Elvira Martín Sabina is a Distinguished Professor at the University of Havana, director of the Center for Studies of the Improvement of Higher Education, and coordinator of the UNESCO Chair on University Teaching and Management. Mariana Ortega Breña is a freelance translator based in Canberra, Australia.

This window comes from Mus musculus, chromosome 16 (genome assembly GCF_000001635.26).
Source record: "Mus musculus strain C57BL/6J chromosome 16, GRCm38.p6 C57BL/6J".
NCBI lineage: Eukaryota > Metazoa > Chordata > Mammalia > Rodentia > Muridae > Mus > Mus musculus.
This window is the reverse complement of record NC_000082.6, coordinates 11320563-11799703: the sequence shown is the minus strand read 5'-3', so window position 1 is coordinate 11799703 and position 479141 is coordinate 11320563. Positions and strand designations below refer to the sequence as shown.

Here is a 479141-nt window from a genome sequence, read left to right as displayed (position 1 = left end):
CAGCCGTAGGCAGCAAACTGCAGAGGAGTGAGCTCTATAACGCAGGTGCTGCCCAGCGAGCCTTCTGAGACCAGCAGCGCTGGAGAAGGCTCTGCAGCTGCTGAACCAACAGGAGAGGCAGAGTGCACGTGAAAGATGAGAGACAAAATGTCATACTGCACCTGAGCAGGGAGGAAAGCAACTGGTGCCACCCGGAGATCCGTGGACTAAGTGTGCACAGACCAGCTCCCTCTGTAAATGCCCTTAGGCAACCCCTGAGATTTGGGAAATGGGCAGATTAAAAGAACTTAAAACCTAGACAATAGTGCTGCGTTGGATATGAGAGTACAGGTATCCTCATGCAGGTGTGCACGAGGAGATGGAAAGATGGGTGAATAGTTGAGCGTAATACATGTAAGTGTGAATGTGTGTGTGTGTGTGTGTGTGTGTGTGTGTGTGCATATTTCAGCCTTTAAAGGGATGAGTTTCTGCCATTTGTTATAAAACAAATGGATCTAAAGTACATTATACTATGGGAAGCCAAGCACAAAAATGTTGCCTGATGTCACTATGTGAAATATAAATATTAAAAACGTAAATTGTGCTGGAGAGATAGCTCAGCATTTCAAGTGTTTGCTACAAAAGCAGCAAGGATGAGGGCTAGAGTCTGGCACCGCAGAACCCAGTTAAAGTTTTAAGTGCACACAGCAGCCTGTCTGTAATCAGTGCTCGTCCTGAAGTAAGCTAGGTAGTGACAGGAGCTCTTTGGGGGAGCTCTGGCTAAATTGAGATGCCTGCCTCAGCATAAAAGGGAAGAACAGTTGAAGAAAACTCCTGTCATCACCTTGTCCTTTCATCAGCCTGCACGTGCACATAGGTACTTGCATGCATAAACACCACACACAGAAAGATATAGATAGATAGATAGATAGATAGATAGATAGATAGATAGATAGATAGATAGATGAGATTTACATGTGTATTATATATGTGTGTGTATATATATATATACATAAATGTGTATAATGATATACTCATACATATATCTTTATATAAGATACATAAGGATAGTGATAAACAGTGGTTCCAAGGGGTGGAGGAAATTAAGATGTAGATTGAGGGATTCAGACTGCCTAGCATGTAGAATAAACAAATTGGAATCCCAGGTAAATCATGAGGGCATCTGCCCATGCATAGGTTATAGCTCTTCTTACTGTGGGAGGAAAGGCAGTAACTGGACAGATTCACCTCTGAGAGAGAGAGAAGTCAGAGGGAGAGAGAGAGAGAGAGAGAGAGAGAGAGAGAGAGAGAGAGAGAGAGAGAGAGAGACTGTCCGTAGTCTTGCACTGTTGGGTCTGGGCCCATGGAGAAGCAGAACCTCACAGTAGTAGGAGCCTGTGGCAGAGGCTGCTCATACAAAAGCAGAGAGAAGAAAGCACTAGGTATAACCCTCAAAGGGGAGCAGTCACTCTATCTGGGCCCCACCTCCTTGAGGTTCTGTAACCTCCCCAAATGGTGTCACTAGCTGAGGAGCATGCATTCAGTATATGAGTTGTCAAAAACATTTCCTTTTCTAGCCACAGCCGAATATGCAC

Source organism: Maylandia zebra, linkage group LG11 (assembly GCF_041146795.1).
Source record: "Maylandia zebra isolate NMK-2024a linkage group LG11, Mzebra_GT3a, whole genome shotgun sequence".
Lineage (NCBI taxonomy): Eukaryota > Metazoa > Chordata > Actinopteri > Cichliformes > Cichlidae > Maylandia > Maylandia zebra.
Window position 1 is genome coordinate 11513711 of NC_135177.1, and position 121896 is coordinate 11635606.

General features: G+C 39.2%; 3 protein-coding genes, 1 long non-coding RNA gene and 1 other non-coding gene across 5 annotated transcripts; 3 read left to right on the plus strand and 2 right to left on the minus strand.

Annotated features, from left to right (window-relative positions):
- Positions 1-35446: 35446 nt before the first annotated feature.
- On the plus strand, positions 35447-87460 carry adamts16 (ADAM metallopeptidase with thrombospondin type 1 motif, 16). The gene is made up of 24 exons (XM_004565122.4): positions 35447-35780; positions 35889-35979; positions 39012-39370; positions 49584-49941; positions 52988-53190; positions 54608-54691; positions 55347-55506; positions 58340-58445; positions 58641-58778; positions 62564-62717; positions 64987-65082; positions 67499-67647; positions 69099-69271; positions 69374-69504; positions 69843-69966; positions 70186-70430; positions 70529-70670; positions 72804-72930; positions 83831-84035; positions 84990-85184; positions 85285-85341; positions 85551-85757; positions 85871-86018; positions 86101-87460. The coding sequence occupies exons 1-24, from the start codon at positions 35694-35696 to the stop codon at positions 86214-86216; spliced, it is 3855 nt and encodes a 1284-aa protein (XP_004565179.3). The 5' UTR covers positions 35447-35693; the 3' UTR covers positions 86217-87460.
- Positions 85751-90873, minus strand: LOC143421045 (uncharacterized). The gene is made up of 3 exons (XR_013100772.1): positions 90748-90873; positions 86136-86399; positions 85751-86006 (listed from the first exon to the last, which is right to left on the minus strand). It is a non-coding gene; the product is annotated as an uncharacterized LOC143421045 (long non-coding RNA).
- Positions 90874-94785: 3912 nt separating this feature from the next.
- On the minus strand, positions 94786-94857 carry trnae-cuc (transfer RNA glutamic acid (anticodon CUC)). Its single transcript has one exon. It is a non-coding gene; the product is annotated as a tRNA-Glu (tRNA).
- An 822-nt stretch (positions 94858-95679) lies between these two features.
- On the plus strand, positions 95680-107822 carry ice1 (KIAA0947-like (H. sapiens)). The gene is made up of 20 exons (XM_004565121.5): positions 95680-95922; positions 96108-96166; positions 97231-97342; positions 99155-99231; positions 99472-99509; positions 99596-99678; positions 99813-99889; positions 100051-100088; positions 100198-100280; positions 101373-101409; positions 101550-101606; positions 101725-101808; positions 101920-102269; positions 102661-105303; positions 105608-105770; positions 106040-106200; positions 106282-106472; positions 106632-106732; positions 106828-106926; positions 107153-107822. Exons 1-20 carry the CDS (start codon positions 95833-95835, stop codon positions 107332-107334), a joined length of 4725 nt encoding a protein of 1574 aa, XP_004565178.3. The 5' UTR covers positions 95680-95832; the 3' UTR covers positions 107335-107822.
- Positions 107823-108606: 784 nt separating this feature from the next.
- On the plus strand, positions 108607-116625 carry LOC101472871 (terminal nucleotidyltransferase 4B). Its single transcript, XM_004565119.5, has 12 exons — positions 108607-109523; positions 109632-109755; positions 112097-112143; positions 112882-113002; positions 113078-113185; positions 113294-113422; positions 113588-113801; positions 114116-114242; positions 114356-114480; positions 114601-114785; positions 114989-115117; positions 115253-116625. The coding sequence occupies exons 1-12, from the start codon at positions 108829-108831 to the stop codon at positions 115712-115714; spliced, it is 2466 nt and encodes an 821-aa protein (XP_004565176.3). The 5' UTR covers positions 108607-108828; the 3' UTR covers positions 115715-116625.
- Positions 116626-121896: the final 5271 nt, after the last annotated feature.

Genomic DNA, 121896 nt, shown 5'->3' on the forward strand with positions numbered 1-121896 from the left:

Cuba’s educational experience shows that underdeveloped countries can indeed achieve levels of success that nurture human rights and their sustainable development. An appraisal of this experience begins by citing the country’s precarious economic situation, the result of colonial and neocolonial domination, which was inevitably reflected in education in prerevolutionary Cuba. According to the 1953 census and other sources, only 55.6 percent of children between 6 and 14 years were attending primary school and only 16.5 percent of young people between 15 and 19 were enrolled at the secondary level. Out of a population of 5.8 million people, more than 1 million were illiterate. This was a particularly acute problem in the countryside, where illiteracy reached 41.7 percent of the population over age 10 and was higher among women. This does not include functional illiterates, which increased the rate to more than 50 percent. These figures reflect the strikingly insufficient reach of educational services and their quality at the time of the triumph of the revolution in 1959. How has it been possible for Cuban education to be currently among the most advanced in Latin America and the Caribbean?